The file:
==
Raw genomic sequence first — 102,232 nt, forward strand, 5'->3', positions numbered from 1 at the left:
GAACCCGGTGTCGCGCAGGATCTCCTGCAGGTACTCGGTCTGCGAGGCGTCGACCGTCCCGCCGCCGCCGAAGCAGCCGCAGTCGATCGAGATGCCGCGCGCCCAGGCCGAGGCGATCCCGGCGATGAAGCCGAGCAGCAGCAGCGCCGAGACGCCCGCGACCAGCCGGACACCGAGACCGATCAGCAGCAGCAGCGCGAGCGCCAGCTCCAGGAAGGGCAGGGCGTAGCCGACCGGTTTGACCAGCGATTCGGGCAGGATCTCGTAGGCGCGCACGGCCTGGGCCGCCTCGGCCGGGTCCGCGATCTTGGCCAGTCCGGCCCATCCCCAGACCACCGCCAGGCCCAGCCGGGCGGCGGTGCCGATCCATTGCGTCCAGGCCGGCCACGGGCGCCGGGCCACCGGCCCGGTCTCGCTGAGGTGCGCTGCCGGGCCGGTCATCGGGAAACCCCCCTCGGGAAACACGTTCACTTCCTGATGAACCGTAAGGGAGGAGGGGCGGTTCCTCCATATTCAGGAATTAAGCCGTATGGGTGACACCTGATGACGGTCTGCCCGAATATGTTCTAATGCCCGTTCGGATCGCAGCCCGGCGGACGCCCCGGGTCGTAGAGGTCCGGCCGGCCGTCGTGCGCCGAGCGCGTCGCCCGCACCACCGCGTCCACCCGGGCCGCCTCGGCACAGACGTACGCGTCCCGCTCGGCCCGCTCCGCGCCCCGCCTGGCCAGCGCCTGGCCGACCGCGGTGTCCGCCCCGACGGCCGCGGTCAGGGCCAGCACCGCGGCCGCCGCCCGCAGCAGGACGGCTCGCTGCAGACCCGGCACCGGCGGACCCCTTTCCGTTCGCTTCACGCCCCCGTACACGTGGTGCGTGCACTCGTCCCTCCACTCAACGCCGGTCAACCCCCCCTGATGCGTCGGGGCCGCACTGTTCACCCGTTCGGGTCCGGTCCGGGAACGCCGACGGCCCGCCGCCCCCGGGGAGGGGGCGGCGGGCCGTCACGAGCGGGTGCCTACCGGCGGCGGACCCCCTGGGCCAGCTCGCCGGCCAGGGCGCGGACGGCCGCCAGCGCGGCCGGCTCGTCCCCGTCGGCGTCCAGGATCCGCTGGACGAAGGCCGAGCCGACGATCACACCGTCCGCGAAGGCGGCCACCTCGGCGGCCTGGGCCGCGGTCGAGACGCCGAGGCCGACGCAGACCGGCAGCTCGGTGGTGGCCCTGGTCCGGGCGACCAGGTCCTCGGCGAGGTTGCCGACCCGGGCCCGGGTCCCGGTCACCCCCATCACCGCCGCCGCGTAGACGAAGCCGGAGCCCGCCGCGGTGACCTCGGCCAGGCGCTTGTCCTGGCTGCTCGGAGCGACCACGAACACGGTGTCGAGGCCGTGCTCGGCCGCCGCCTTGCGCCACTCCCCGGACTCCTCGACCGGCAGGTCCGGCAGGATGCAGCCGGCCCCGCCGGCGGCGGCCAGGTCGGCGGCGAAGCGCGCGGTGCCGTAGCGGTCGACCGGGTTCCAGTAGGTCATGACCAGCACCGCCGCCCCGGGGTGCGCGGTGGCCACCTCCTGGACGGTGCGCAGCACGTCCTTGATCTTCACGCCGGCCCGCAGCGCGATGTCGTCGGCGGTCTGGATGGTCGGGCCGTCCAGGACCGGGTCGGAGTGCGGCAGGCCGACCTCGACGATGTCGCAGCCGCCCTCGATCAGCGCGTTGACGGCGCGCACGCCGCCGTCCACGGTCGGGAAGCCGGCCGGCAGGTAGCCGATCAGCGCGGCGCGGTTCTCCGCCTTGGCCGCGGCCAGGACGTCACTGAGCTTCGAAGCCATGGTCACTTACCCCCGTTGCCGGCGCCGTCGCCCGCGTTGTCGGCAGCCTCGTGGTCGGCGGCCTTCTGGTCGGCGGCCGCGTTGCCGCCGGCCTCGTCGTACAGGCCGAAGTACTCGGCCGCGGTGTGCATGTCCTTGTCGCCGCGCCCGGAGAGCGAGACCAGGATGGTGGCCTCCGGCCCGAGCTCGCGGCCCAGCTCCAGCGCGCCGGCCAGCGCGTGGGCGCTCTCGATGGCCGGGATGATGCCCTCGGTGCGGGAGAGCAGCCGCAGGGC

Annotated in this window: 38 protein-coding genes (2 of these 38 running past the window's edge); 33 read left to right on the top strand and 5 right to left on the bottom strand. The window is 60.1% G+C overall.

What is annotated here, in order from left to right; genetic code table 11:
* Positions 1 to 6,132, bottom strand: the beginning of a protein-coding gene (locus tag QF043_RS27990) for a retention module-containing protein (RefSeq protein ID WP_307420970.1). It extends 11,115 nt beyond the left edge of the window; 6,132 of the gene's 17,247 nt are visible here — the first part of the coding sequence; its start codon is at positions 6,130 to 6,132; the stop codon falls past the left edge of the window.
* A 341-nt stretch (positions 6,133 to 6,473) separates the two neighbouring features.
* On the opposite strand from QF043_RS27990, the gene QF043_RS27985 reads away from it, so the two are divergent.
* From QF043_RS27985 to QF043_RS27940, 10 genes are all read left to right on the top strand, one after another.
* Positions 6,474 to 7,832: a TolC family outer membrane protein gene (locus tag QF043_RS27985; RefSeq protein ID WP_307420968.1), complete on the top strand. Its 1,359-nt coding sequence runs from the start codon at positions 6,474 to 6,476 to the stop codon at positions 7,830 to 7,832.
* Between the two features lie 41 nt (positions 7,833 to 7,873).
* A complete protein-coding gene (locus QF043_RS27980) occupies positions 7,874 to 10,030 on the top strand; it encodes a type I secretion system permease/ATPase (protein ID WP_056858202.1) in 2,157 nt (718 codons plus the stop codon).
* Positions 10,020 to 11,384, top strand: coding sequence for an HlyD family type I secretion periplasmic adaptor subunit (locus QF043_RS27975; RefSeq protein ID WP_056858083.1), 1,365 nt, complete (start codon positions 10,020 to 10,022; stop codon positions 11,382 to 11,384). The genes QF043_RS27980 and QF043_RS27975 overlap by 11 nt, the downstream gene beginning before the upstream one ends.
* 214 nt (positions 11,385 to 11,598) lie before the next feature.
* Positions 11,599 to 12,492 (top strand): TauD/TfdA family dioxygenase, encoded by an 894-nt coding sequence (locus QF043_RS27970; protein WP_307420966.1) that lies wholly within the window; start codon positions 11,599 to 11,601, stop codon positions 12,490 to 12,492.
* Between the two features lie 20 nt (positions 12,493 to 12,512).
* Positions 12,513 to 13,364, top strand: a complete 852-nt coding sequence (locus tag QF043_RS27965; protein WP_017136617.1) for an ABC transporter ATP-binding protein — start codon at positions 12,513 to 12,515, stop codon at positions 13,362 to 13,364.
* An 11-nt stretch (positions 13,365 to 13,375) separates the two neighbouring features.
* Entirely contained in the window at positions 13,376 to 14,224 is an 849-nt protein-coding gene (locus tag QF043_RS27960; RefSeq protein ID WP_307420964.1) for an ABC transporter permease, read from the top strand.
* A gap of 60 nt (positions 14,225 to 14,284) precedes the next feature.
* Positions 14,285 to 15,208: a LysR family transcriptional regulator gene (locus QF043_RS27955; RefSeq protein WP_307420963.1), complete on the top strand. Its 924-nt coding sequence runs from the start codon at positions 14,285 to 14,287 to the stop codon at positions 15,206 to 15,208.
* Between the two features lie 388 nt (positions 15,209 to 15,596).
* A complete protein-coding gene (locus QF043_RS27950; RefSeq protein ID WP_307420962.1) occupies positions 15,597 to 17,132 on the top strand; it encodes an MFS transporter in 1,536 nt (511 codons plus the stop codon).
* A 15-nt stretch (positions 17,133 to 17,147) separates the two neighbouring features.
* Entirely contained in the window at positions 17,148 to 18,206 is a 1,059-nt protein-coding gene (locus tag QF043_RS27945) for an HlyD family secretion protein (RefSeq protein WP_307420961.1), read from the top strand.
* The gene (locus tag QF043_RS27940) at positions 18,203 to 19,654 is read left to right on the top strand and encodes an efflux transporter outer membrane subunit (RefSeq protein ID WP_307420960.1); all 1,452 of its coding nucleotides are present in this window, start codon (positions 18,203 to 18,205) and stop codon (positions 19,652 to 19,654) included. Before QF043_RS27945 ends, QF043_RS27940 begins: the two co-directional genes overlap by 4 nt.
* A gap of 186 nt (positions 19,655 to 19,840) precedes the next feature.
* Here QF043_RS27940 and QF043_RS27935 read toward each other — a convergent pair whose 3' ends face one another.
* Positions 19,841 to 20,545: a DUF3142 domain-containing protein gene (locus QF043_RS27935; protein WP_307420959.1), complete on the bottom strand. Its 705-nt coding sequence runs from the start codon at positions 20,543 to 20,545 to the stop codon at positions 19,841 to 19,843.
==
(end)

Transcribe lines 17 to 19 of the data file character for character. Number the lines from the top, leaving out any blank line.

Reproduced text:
* An 11-nt stretch (positions 13,365 to 13,375) separates the two neighbouring features.
* Entirely contained in the window at positions 13,376 to 14,224 is an 849-nt protein-coding gene (locus tag QF043_RS27960; RefSeq protein ID WP_307420964.1) for an ABC transporter permease, read from the top strand.
* A gap of 60 nt (positions 14,225 to 14,284) precedes the next feature.